Category Archives: Cooking

What’s Cookin’ Wednesday: Broccoli and cauliflower mac and cheese

This is one of our favorite go-to comfort food recipes. Who doesn’t love homemade macaroni and cheese? While adding fresh vegetables to the dish doesn’t counteract the butter, cheese, and whole milk, it does add lots of nutrients and flavor, and it’s a great way to sneak some veggies into a picky kid’s diet.

This recipe was originally inspired by a very similar recipe for cauliflower mac and cheese from Real Simple. Tony simplified it a little, and fattened it up for flavor, but you could easily use reduced fat cheese and 1% milk to make it a little healthier.

Broccoli and cauliflower mac and cheese

  • 12 oz. macaroni (or another short tube pasta)
  • 1 head of cauliflower
  • 1 bunch of broccoli
  • 4 Tbsp. unsalted butter
  • 1/4 cup all-purpose flour
  • 1 cup whole milk
  • A pinch of grated nutmeg
  • 8 ounces of sharp cheddar, shredded
  • 1/4 cup bread crumbs or Panko
  • 1/4 cup grated Parmesan cheese
  • 1 Tbsp. dried parsley
  • Kosher salt and fresh ground black pepper

Bring a gallon of water to boil over high heat in a large pot as you cut the cauliflower and broccoli into florets. Generously salt the water once it has reached a boil.

In a medium-sized saucepan, melt the butter over medium heat. When the butter is melted, pour in the flour and stir until it and the butter form a roux (a thick paste). Add the milk slowly, stirring regularly. Allow the mixture to come to a simmer. Sprinkle in the pinch of nutmeg. Once the liquid has become thick and creamy, lower the heat. Stir in the cheese one handful at a time.

Cook the pasta in the boiling water until it is close to al dente. Add the broccoli and cauliflower to the boiling pasta and stir them all together. Let the vegetables boil with the pasta for two to three minutes, or until the broccoli has turned bright green and the cauliflower has begun to soften. Strain everything into a colander.

Place the pasta and vegetables back into the pot, pour in the cheese sauce, and stir to combine. Add plenty of black pepper. Transfer to a large casserole or baking dish. Top with the bread crumbs, parsley, and Parmesan.

Bake in a 350-degree oven for 20 minutes. Let it rest for 5 to 10 minutes before serving.

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What’s Cookin’ Wednesday – Apple Cider Pancakes

If you’re a regular reader of my blog, then you know my husband is the cook in our house. It’s not that I can’t cook; I know my way around the kitchen. It’s just that my husband is a more inventive and more accomplished cook, and since it’s something he enjoys doing, he cooks dinner 95% of the time. It’s okay with me, because one less thing, right? I enjoy baking every now and then when I get an itch to do some mixing.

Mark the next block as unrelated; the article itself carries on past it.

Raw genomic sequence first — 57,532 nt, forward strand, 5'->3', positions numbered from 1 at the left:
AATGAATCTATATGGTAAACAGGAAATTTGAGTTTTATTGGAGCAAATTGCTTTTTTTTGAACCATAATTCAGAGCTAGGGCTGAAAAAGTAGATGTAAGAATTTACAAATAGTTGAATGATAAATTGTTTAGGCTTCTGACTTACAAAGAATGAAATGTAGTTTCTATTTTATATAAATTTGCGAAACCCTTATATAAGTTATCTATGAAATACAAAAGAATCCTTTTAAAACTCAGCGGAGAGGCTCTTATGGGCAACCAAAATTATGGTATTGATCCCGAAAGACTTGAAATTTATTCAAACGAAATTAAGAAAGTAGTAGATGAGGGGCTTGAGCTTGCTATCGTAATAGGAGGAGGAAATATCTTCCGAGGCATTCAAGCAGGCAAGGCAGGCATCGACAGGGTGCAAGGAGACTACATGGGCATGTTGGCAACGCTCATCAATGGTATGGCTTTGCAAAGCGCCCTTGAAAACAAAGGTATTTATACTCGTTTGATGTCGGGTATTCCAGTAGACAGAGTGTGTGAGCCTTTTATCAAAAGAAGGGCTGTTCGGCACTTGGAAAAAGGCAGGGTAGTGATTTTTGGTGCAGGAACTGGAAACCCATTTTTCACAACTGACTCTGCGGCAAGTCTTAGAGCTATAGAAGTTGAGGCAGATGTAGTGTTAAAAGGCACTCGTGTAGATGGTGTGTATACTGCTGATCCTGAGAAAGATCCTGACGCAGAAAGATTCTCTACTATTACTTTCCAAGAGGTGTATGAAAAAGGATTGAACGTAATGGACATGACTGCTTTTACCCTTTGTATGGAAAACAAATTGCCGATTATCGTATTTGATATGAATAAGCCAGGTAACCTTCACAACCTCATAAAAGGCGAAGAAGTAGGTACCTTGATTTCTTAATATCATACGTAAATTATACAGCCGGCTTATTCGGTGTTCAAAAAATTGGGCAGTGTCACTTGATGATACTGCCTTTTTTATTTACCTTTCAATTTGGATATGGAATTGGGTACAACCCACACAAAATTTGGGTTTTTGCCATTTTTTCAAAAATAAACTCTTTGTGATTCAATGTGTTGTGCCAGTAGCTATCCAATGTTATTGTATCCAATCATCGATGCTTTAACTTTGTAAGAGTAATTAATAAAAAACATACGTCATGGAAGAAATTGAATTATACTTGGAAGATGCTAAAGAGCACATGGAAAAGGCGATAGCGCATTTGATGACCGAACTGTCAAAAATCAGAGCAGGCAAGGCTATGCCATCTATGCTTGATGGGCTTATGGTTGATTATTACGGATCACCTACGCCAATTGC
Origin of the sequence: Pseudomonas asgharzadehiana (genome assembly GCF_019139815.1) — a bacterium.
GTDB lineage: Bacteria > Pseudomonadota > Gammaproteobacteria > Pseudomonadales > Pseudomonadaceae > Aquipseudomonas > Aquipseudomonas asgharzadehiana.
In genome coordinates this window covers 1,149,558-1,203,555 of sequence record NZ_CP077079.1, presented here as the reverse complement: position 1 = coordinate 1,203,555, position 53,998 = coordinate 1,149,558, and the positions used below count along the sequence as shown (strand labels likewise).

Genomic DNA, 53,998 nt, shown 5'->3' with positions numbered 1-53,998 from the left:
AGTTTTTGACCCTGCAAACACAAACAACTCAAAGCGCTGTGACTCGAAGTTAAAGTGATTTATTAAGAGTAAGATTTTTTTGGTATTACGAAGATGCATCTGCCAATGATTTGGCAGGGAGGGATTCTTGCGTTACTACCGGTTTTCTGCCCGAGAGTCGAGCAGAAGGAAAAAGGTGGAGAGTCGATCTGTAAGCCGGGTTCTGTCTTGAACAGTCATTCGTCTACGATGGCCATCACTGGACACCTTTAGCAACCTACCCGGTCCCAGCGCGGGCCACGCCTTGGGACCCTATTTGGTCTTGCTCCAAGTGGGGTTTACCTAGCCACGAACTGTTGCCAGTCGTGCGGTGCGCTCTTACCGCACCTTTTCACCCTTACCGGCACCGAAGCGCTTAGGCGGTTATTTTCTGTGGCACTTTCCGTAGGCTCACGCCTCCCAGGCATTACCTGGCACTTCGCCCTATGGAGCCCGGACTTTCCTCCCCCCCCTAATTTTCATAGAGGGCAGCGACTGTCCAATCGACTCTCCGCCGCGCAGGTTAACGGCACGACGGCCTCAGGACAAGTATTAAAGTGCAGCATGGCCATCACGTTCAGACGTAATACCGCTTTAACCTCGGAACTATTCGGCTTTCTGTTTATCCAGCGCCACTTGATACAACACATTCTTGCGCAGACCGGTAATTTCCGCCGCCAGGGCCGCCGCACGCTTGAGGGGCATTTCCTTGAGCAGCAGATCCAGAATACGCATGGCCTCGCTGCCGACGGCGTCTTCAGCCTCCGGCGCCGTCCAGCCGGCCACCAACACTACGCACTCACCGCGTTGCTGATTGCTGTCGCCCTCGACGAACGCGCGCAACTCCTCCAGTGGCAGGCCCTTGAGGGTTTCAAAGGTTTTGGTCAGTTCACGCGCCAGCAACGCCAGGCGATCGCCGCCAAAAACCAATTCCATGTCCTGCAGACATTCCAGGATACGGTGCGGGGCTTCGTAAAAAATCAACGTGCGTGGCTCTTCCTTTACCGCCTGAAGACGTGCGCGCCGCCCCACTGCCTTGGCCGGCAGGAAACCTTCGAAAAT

I recently decided that keeping all of his delicious concoctions to myself is a crime. So I’ve decided to share some of his recipes with all of you. I do the menu planning, so I usually find a recipe that looks good, and then Tony adapts it however he sees fit. Sometimes the end result doesn’t look a lot like the recipe that inspired it, but it’s always delicious. Sometimes he throws things together completely from his own imagination.

So I’m going to start sharing recipes on Wednesdays. I may not have something to share every week, though I’m going to try. I also promise to start working on my food photography so I can share my own photos instead of other people’s Flickr photos of similar meals. If you have any questions or comments to chime in, please do! In the future, I may figure out how to do a Mr. Linky thing, though I imagine the last thing the Internet needs is another recipe link-up.

Without further ado, here’s the first recipe. Pancakes are a long tradition in our house. Tony makes them almost every weekend. Sometimes he gets a little bored with his tried and true buttermilk pancake recipe, and he adds things to the batter to mix things up. Last weekend, he stumbled on a smash hit that’s perfect for a chilly fall morning. I hope you enjoy it as much as we did!

Apple Cider Pancakes

  • 1 ½ cups all-purpose flour
  • 2 Tbsp. brown sugar
  • 1 Tbsp. baking powder
  • 1 tsp. salt
  • 2 tsp. cinnamon
  • 1 cup milk
  • 1 egg, lightly beaten
  • ¼ cup apple cider
  • 1 tsp. pure vanilla extract
  • Sweet apple, peeled and grated (1 large or 2 small)
  • 2 Tbsp. melted butter


Combine flour, sugar, baking powder, salt, and cinnamon in a large bowl. Set aside. In a separate bowl, combine milk, apple cider, egg, and vanilla. Pour wet ingredients into dry ingredients. Add grated apple, and mix everything until just combined, but don’t over-stir.

Melt butter in a non-stick skillet. Pour melted butter into batter, leaving a small amount in the pan. Cook pancakes until golden brown on both sides. Serve hot with warm maple syrup and a glass of apple cider.